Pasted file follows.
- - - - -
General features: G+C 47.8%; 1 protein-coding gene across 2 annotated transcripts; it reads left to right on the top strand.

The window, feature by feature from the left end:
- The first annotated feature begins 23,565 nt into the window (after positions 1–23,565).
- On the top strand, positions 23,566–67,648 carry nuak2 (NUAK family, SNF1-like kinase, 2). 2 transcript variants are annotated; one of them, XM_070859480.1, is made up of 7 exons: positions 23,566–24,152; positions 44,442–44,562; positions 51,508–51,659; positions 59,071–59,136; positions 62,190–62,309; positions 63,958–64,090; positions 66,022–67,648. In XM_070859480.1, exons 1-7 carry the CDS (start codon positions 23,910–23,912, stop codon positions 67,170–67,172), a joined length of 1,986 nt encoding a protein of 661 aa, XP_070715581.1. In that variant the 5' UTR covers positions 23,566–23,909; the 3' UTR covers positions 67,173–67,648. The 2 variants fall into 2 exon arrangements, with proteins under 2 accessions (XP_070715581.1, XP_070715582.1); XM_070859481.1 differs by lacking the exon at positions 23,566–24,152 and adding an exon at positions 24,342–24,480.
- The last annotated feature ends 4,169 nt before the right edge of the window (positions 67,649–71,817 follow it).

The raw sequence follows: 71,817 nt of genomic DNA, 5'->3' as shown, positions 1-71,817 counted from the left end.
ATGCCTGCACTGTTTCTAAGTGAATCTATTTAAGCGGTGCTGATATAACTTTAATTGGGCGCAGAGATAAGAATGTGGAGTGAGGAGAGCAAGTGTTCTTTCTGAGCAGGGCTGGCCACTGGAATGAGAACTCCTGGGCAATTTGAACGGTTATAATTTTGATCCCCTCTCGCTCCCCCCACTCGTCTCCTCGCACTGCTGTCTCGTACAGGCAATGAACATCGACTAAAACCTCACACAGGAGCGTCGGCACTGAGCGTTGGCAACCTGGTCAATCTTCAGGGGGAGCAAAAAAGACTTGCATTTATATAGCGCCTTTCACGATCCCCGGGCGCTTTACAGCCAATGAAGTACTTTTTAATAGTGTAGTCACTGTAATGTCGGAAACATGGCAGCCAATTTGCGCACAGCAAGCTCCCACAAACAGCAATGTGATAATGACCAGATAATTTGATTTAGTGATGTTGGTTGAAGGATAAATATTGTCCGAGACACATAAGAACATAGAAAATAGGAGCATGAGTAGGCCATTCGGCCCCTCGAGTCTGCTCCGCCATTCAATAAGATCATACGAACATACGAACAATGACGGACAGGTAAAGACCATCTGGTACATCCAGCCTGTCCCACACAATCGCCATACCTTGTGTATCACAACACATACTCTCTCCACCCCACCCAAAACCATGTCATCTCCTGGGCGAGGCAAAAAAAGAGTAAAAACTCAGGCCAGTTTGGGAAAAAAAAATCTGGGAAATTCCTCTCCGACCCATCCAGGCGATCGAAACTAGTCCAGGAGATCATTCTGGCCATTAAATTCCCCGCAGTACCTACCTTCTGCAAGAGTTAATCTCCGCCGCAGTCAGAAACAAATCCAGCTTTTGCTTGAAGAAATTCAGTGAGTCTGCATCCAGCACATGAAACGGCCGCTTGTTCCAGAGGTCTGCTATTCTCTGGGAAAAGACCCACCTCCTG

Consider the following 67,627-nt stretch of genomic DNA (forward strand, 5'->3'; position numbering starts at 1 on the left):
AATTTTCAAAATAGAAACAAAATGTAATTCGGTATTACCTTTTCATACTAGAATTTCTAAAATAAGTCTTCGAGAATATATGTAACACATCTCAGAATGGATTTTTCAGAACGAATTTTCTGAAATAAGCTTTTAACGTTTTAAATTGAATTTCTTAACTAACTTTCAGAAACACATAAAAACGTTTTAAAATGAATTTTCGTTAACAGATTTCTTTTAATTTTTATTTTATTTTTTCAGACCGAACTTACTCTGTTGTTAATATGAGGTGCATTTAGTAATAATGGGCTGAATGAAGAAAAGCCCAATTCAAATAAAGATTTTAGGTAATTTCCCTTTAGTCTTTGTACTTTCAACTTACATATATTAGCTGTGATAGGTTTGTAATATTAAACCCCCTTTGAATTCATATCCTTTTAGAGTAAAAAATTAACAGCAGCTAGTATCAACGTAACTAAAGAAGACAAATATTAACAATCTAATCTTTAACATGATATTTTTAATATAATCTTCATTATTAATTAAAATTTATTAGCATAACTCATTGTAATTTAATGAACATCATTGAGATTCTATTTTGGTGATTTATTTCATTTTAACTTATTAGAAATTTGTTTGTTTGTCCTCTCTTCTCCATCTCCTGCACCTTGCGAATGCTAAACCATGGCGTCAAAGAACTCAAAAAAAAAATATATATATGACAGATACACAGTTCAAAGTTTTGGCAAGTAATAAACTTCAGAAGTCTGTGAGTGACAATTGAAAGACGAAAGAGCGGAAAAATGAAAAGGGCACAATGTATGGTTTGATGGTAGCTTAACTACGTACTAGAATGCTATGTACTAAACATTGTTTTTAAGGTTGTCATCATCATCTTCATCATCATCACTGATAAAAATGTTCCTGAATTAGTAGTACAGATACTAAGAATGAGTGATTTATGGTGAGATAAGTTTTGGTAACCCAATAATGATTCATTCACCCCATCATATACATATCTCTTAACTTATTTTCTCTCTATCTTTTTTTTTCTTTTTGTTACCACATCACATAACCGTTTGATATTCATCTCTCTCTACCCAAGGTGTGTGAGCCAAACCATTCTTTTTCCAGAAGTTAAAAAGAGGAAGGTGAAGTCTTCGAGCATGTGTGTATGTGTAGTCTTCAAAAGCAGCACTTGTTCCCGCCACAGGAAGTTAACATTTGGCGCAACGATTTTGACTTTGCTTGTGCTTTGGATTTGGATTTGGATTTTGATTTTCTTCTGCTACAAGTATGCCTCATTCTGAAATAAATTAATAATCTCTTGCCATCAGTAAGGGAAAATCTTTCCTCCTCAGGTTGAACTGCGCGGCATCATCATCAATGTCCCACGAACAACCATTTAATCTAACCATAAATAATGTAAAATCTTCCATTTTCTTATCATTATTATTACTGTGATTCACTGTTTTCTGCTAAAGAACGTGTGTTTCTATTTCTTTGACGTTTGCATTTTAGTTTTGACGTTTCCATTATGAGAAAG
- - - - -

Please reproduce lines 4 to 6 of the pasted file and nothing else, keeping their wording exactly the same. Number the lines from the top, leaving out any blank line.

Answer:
- On the top strand, positions 23,566–67,648 carry nuak2 (NUAK family, SNF1-like kinase, 2). 2 transcript variants are annotated; one of them, XM_070859480.1, is made up of 7 exons: positions 23,566–24,152; positions 44,442–44,562; positions 51,508–51,659; positions 59,071–59,136; positions 62,190–62,309; positions 63,958–64,090; positions 66,022–67,648. In XM_070859480.1, exons 1-7 carry the CDS (start codon positions 23,910–23,912, stop codon positions 67,170–67,172), a joined length of 1,986 nt encoding a protein of 661 aa, XP_070715581.1. In that variant the 5' UTR covers positions 23,566–23,909; the 3' UTR covers positions 67,173–67,648. The 2 variants fall into 2 exon arrangements, with proteins under 2 accessions (XP_070715581.1, XP_070715582.1); XM_070859481.1 differs by lacking the exon at positions 23,566–24,152 and adding an exon at positions 24,342–24,480.
- The last annotated feature ends 4,169 nt before the right edge of the window (positions 67,649–71,817 follow it).

The raw sequence follows: 71,817 nt of genomic DNA, 5'->3' as shown, positions 1-71,817 counted from the left end.